A familiar refrain is that emotions threaten our capacity for moral judgment because they infringe on our ability to be impartial. Some hold that emotions lead us to serve personal rather than impersonal ends. And most Kantians argue that even when emotions influence us to pursue impartial ends, they still fail to be moral motives. Barbara Herman argues, however, that emotions can play an important role in a Kantian model of moral judgment. 1 But her description of the moral role of emotions ultimately falls short. 2
The problems with Herman’s argument are illustrated by a passage from Huckleberry Finn. The passage challenges a common Kantian assumption that any decision motivated by compassion or love is not a case of moral judgment. I contend that there is good reason to interpret Huck’s decision to help his friend Jim as an instance of moral judgment, even though it is also a case of acting from compassion and love. And though Herman’s theory offers a Kantian way of supporting my reading of Huck, her model fails to do justice to Huck’s case. But there is much that we can learn from the way it fails.
Huckleberry Finn is a story “which details some passages in the life of an ignorant village boy . . . [who has] run away from his persecuting father, and from a persecuting, good widow, who wishes to make a nice, truth-telling, respectable boy of him . . . .” 3 The journey that follows, in which Huck is accompanied by the widow’s runaway slave, Jim, becomes a symbol of a boy’s attempt to grow up, discover his own identity, make his own decisions. In the part of the journey that has come to be known [End Page 102] as Huck’s “crisis of conscience,” we find him trying to decide whether he should help Jim escape from a slaveholder who has just captured him, or whether he should write to Miss Watson to tell her the where-abouts of her slave (pp. 168–69). On the face of it, Huck seems torn between the voices of conscience and temptation. Writing to Miss Watson, as he describes it, is “the right thing and the clean thing.” To do otherwise would just confirm his “wickedness”: “stealing a poor old woman’s nigger,” he says, “who hadn’t ever done me no harm.” But Huck also loves Jim. He says: “I couldn’t seem to strike no places to harden me against him, but only the other kind.” So Huck seems torn between his sense of what’s right and his compassion. When, in exas-peration, he finally decides not to write the letter, but chooses instead “to go to hell,” it sounds like compassion triumphs over conscience. 4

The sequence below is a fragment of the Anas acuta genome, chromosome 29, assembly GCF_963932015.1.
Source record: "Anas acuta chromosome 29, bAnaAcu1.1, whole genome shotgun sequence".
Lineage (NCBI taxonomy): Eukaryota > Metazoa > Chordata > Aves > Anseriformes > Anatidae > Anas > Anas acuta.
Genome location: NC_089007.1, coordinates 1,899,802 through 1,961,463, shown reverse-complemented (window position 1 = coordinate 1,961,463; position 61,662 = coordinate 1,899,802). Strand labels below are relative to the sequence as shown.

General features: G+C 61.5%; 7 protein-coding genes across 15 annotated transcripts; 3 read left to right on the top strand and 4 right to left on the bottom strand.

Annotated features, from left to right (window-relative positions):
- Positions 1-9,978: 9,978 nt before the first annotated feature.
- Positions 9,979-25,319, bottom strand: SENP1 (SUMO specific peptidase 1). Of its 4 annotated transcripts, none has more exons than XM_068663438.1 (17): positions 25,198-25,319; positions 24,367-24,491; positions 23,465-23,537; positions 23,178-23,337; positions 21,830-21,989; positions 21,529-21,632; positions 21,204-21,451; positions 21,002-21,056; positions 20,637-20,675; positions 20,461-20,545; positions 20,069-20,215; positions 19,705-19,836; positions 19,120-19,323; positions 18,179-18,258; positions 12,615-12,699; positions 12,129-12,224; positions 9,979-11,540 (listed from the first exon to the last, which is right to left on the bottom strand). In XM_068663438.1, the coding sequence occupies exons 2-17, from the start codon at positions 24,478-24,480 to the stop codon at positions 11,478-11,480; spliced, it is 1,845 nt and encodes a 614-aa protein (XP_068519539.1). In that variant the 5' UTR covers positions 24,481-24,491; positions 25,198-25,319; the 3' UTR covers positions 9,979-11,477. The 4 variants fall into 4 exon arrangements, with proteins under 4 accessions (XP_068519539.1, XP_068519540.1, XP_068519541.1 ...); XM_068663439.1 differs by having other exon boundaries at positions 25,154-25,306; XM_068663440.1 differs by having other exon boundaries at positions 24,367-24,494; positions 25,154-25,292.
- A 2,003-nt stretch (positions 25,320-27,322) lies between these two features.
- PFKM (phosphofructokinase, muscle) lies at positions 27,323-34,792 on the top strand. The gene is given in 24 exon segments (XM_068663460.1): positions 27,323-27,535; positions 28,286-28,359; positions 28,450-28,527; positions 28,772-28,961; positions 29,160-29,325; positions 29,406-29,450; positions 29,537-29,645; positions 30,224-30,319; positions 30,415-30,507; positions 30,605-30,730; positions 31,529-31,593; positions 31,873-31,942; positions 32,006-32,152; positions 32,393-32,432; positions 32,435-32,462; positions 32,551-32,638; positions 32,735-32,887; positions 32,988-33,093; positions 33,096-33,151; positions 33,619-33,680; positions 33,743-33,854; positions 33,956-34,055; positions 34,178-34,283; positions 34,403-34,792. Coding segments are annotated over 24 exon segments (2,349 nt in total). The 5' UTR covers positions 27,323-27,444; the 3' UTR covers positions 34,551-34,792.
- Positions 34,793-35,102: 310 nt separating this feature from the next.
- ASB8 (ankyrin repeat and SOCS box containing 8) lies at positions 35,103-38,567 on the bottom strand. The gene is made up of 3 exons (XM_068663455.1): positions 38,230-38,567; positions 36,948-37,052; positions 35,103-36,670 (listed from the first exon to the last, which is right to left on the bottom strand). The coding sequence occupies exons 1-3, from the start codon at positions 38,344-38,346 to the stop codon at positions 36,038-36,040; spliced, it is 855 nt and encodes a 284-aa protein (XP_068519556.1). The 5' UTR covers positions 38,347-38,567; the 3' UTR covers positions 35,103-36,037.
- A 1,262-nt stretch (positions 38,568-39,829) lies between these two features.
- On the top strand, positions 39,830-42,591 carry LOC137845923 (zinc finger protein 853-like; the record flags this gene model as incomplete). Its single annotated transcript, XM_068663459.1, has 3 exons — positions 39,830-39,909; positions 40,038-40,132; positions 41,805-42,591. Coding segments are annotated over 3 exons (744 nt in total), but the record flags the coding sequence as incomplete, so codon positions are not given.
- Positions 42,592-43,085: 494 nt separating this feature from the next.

But is it necessarily the case that just because Huck acts from compassion that he does not conceive of what he’s doing as right—that he does not engage in moral judgment? I think it is most plausible to say that when Huck finally decides not to turn Jim in, he comes to a more heart-felt conception of what’s right, not that he does what he believes is wrong.
Even though Huck describes helping Jim as “stealing,” and sinful, and the sort of thing for which he will “go to hell,” it is not clear that he thinks it is the wrong thing to do. Huck’s deliberation is tied up with thoughts of social condemnation and eternal punishment. He is obsessed with the pain he will endure if he does not write to Miss Watson. His thoughts begin with the pain of social condemnation (“And then think of me! It would get all around, that Huck Finn helped a nigger to get his freedom”); but they quickly turn to the pain of eternal punishment (“And at last, when it hit me all of a sudden that here was the plain hand of Providence slapping me in the face and letting me know my wickedness was being watched all the time from up there in heaven . . . I most dropped in my tracks I was so scared”). But Huck describes the connection between writing to Miss...